Adrien wants us to know about Lars Von Trier. Maybe not the film-maker, specifically, but he wants us to be active in finding out what we don’t know. The studio should be an active place.
Another thing we should know about: facets.
Here’s something else we’re interested in: nonfiction. We can make a nonfiction ‘thing’ about a fiction ‘thing’, because there are truths and certainties in fiction. Adrien’s unicorn example was an excellent illustration of this idea: “Do Unicorns have horns? Yes. Are Unicorns real? No.” Things needn’t be phenomenally present to exist in our world.
Nonfiction, in this space, is a way to ‘address the world creatively’. I like this a lot. Adrian uses Vine like Instagram. He said he’s interested in “ways of making media” without the industrial “stuff”. I really like this too. Adrian also opened a programme called TinderbocSix, which I think would be interesting to play in.
Here’s another good idea: “the structure emerges during the making”. This prospect is appealing, but it stands in total opposition to how we’ve learnt to make things. Consider the prompt that defined high-school: “write an essay”. This instruction shapes the thing you’re making before you’ve actually made anything at all. It’s really limiting. And boring. Aren’t we sick of form preceding content?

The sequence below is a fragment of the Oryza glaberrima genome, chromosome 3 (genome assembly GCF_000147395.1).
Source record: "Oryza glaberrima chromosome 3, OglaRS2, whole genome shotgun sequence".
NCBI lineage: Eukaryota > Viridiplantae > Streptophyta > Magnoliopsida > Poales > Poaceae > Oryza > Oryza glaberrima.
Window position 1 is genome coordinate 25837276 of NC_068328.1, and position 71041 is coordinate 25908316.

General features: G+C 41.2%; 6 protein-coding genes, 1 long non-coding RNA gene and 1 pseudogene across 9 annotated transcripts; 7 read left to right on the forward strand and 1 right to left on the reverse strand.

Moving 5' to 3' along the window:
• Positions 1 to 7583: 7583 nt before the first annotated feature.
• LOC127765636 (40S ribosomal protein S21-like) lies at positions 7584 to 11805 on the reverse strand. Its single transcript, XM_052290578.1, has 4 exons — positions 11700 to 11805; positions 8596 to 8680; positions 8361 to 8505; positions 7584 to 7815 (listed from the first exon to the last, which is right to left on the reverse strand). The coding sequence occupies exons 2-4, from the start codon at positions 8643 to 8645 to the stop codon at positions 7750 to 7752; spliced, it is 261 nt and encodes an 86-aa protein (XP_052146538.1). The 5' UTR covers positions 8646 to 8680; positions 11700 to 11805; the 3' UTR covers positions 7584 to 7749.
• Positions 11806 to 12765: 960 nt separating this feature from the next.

Now we’re asking questions about our next focus: 100 concerns. Some technical notes on Vine, Flicker. The videos can be any length, really. We’ve decided to constrain our making, in some way. When giving examples, Adrian suggests that Monique’s dog project focus not only 100 different dogs, but 100 different labradors, or 100 different parts of the dog. This makes it more of a study, more thought provoking. It’s a contemporary bestiary. I’m getting some good ideas now.
Another nice thought about these new lists: they’re almost prayers. or incantations. We’ve ended on almost everyone understanding what they’re going to do. I really see that a lot of the making happens here: in the studio.